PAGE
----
Since I looked it up - here are the coordinates: 37.9455°N 126.656°E
Edit - fixed the coordinates… looks like the first ones were wrong.
" in 2010 the speakers went back on, not long after the North Koreans had sunk a South Korean submarine, killing forty-six of its crew." This is not correct. On March 26, 2010 the North Koreans sank the South Korean corvette, ROKS Cheonan, with a torpedo fired from a North Korean midget submarine. 46 of the 104 crew on the Cheonan died in the incident. A North Korean defector reported that the North Korean midget sub crew was awarded “Hero of the DPRK” for the sinking of the South Korean ship.
My favourite example of large-scale deception was the double bluff that I’ve heard took place in towns in Northern Ireland close to the border with the Republic. During WW2, the people in some of these towns deliberately left their lights on at night rather than obeying the blackout order, the idea being that German bomber crews would think that if they had the lights on they must be in the (neutral) Republic, where there was no blackout.
I took the tour of the DMZ and went right past this place (well, as “right past” as you could be while still being in South Korea). It’s a tour well worth taking if you have the time and, I note, I took the tour during the week when the South Koreans were in the process of raising ROKS Cheonan, so things were pretty tense. I happily claim North Korea on my list of countries visited, even if it was only for about 5 minutes and the first 30’ feet of the country.
cool article, lots of great image and map searches to be had in there. My favorite is the Bulgaria’s Buzludzha Monument, never seen that before!
Are we looking at the future of London?
“Peace village,” as in, “rest in peace.”
Vice documentary this is…
A nearby 525-foot North Korean flagpole, erected in retaliation for South Korea’s putting up a 323-foot flagpole in Daeseong-dong, was, for a while, the world’s tallest. Yet Kijong-dong remains a potent and, until recently, noisy symbol.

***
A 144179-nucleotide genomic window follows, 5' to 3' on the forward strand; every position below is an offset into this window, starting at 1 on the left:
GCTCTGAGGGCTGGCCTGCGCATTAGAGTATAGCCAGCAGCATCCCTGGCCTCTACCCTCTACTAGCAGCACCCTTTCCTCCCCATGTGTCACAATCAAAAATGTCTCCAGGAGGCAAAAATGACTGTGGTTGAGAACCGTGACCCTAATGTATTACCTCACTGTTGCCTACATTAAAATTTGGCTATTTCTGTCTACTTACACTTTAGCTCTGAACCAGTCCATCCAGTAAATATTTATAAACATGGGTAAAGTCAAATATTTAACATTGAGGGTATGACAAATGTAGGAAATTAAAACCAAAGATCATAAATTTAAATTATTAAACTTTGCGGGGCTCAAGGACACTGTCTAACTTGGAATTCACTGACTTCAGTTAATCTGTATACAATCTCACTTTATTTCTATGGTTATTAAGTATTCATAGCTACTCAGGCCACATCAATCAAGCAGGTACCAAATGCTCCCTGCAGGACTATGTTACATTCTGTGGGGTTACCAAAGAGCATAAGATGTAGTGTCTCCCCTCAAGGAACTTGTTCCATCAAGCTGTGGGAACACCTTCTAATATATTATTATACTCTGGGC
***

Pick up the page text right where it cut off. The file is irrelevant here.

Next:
I can read this with a straight face, but it does take some effort.
What sick reasoning is keeping North Korea from just allowing actual people to live there?
The fact that if they have people living there, it’ll be obvious the village isn’t as nice as it looks, since the people would likely, like most North Koreans who live outside Pyongyang, not get enough of…pretty much everything.
Plus it’s close to the border and therefore a potential defection site.
I was stationed in Seoul the first time in 1987. My first visit up to the DMZ for a story, at about dusk, all the lights came on at the same time. It was a pretty amusing sight. Not sure if it even lights up anymore. Last time I saw the place was in 96.
On the one hand, it’s looks fairly close to the Kaesong Industrial park, where the Norks provide cheap labor to Southern companies. On the other hand, if the main point of the place is to look pretty from the outside, I can imagine that they would have the HOA from HELL. “Wrong color curtains? That’s three years in a reeducation through labor camp.”
For one thing, the buildings are hollow shells. It would be like living in a movie set.
Mr. Bonnett should refrain from making glib statements of fact when there is significant dispute. Read http://en.wikipedia.org/wiki/ROKS_Cheonan_sinking#South_Korea_skepticism and see if the word “alleged” needs to be inserted here, especially since North Korea denies having any part in this. This explains why North Korea abandoned the moratorium on psychological warfare, in protest.
You know, if you have to keep erecting progressively larger whatever-dongs to impress the guy next door…
[The Juche Tower] looks down at military parades during which fake missiles are trundled out for the benefit of an admiring world.
…paraded across a part of the capitol that best represents this brand of creativity, with all the best Disney Imagineering techniques! Not enough room for a massive Tiananmen-size Square? Use forced perspective, and a 16-lane highway that goes nowhere!
I’m off there next, via the magic of Google